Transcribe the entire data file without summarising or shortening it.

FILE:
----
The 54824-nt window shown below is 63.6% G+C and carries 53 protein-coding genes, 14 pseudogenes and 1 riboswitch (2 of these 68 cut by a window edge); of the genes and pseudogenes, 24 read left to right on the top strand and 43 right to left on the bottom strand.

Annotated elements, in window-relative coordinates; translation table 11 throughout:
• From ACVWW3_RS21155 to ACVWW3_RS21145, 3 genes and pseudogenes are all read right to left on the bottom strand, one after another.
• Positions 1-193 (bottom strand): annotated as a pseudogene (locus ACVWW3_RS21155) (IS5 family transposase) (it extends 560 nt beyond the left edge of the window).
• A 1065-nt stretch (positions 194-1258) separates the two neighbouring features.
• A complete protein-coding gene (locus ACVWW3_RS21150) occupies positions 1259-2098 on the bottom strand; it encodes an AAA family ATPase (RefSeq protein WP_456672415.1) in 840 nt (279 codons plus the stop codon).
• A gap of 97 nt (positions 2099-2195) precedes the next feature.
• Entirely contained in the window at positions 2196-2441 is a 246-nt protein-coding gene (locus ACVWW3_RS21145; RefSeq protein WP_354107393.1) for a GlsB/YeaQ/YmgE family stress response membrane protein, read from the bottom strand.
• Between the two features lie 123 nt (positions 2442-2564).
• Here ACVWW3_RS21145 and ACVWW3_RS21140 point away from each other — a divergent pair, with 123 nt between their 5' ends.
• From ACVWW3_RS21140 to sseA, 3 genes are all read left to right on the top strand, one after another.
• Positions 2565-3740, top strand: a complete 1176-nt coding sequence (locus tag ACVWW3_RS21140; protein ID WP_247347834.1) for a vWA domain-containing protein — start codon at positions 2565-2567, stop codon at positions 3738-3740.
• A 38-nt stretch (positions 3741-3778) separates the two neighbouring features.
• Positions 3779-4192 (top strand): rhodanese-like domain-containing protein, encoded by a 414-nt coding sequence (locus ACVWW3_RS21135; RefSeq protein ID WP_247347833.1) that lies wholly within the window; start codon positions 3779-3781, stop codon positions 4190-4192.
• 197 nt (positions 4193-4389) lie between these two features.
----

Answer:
The 54824-nt window shown below is 63.6% G+C and carries 53 protein-coding genes, 14 pseudogenes and 1 riboswitch (2 of these 68 cut by a window edge); of the genes and pseudogenes, 24 read left to right on the top strand and 43 right to left on the bottom strand.

Annotated elements, in window-relative coordinates; translation table 11 throughout:
• From ACVWW3_RS21155 to ACVWW3_RS21145, 3 genes and pseudogenes are all read right to left on the bottom strand, one after another.
• Positions 1-193 (bottom strand): annotated as a pseudogene (locus ACVWW3_RS21155) (IS5 family transposase) (it extends 560 nt beyond the left edge of the window).
• A 1065-nt stretch (positions 194-1258) separates the two neighbouring features.
• A complete protein-coding gene (locus ACVWW3_RS21150) occupies positions 1259-2098 on the bottom strand; it encodes an AAA family ATPase (RefSeq protein WP_456672415.1) in 840 nt (279 codons plus the stop codon).
• A gap of 97 nt (positions 2099-2195) precedes the next feature.
• Entirely contained in the window at positions 2196-2441 is a 246-nt protein-coding gene (locus ACVWW3_RS21145; RefSeq protein WP_354107393.1) for a GlsB/YeaQ/YmgE family stress response membrane protein, read from the bottom strand.
• Between the two features lie 123 nt (positions 2442-2564).
• Here ACVWW3_RS21145 and ACVWW3_RS21140 point away from each other — a divergent pair, with 123 nt between their 5' ends.
• From ACVWW3_RS21140 to sseA, 3 genes are all read left to right on the top strand, one after another.
• Positions 2565-3740, top strand: a complete 1176-nt coding sequence (locus tag ACVWW3_RS21140; protein ID WP_247347834.1) for a vWA domain-containing protein — start codon at positions 2565-2567, stop codon at positions 3738-3740.
• A 38-nt stretch (positions 3741-3778) separates the two neighbouring features.
• Positions 3779-4192 (top strand): rhodanese-like domain-containing protein, encoded by a 414-nt coding sequence (locus ACVWW3_RS21135; RefSeq protein ID WP_247347833.1) that lies wholly within the window; start codon positions 3779-3781, stop codon positions 4190-4192.
• 197 nt (positions 4193-4389) lie between these two features.